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I don't understand task sequences


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Hi All,

Can you please help construct the appropriate task sequence numbers for the following task network?


More generally, is there an algorithm for creating task sequence numbers for a network defined by predecessors or successors? Either of the following tables fully represent the graph above, for example.


Without an automated approach task sequences will have limited applicability for the size/complexity of networks I am interested in modeling.



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I have tried to replicate what you are trying to do, the task sequences are quite powerful,. To automate you can link them to tables( I haven't done this yet, see the "Servers Using Task Sequence With Data Tables Flow Line" simbit!)

Everything is controlled through the sequence number:



Hope this helps, task sequences are great stuff!


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Here is a sequence numbering scheme to do the above task flow chart that you pasted. the task sequence numbering scheme that we support is very flexible and very friendly for defining a task sequence in a data table, and you can do as many nested task substreams as you like, but I agree that it can take a moment for how the numbering scheme works to click. At some point, agree it will be nice if we can provide a visual drawing tool to draw the sequence and the sequence numbers are entered automatically. But hopefully once you understand how to number your first flow diagram above, then won't be too difficult to do any of your other task flow charts that you have.

Task1 = 10

Task2 = 20.1

Task3 = 20.2

Task4 = 20.3

The above says do Task1 first, then do Task2 (task substream '1'), Task3 (task substream '2'), and Task4 (task substream '3') in parallel.

Task5 = 30.1.1

Task6 = 30.1.2

That says to do Task5 and Task6 when Task2 is finished. Basically, to do a nested task substream, a task numbered 30.1.2 is saying 'nested task substream '2' of task substream '1').

Task7 = 40 (you won't do this task until all tasks are finished - is the last task)

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The Resource Gantt is a good way to test the task sequences.

I added a resource (with logging turned on) for each task. I then assigned resources to their associated tasks in the task sequence.

I used the sequence numbers that Glenn suggested.

With the Gantt, you can verify the task sequence....




A slight downtime on the Task3 and Task4 resources does not impact the start time of Task5 and Task6, but it does impact the start time of Task7.




Give it a try!!!


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Adam, yep, the sequence numbers that Glen posted above will do that second flow diagram that you mentioned.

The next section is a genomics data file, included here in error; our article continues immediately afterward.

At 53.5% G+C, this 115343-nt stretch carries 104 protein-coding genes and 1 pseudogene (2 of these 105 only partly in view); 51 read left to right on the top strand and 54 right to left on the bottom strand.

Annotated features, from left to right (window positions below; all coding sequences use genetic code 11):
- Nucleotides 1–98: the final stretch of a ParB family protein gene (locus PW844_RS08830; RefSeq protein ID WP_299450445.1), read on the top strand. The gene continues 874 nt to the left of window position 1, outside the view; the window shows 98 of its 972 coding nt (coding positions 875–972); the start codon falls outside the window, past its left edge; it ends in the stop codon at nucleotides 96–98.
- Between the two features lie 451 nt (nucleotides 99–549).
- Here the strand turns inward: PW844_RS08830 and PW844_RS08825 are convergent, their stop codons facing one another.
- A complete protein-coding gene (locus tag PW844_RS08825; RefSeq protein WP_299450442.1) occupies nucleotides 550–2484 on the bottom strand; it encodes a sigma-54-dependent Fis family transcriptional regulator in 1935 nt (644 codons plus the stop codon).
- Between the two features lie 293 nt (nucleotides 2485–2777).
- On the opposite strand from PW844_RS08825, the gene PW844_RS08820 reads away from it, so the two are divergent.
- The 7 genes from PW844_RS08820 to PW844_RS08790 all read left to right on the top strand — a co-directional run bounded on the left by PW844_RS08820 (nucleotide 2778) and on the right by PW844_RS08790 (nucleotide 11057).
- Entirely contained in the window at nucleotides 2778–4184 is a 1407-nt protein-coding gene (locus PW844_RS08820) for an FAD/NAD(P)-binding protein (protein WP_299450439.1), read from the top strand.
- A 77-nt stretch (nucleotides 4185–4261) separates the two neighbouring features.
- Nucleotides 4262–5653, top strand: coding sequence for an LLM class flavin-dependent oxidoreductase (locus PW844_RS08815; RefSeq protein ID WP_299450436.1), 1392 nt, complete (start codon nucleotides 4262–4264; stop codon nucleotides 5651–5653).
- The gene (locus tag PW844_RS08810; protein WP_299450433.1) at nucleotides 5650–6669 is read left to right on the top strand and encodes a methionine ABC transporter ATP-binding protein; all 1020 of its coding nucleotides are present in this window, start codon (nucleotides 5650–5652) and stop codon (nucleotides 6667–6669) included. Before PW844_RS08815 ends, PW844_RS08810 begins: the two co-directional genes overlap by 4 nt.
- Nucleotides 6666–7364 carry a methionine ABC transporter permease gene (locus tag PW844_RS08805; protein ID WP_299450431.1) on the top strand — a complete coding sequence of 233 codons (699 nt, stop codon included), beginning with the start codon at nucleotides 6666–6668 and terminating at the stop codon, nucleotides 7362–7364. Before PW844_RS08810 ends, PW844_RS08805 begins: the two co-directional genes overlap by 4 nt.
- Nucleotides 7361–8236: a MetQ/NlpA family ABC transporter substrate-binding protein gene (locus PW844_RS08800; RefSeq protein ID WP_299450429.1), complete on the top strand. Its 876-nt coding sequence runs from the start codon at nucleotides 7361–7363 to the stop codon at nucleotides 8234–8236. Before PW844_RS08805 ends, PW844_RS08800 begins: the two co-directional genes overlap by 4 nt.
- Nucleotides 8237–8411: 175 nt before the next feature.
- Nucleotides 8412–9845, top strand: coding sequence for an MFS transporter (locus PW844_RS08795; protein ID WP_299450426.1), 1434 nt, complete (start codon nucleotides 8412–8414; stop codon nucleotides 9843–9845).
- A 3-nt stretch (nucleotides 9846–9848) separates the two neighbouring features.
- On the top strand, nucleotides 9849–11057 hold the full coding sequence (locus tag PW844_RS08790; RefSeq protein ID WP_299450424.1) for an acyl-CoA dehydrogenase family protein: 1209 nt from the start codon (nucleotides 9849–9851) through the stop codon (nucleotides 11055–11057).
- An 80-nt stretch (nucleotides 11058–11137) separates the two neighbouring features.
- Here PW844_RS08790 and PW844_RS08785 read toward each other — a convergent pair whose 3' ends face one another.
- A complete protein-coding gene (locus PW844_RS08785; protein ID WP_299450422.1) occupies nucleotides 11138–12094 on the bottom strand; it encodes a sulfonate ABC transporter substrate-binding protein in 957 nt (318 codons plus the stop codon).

Task1 = 10

'Task1' must be finished first before any other task may be started because its primary number of '10' is smaller than any other primary number in the sequence.

Task2 = 20.1.1

Task3 = 20.1.2

Task4 = 20.2

Once 'Task1' is finished, you can start all of the tasks with primary numbers of '20' in parallel.

Task5 = 30.1.1

You can start 'Task5' once 'Task2' is finished, because it is a higher operation number of '30' that is on the same exact task substream. In other words you can do a 30.1.1 after 20.1.1 is finished.

Task6 = 30.1

You can start 'Task6' once 'Task2' and 'Task3' are finished. Because then you will have finished all the tasks with sequence numbers starting with '20.1' (finished all tasks with lower primary numbers that are part of the 'XX.1' substream including any nested substreams).

Task7 = 40

This task has the highest primary number so can be started once all other tasks have finished.


As I said in my first post, the task sequencing number scheme that we provide is very flexible and should be able to handle any flow diagram that you come up with. And the approach is particularly friendly if tasks are being defined using a table data approach. Some time down the road, hopefully we'll get a chance to provide a visual flow chart editor that just auto-enters task sequence numbers in for you. Until then, once you get the hang of how the numbering scheme works with a few examples, hopefully not too difficult to pick up. I think the basic rules of the task sequence numbering scheme are also described in the help documentation.

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  • 3 weeks later...

Adam, just a note that for a task sequence, based on your feedback on the Forum we have prioritized an enhancement that will allow you to use either the sequence numbering scheme that we currently support or an 'Immediate Predecessors' field to define task precedence. For your network diagrams, seems like you will be more comfortable going with the Immediate Predecessors field approach and for each task just listing out the predecessor numbers.

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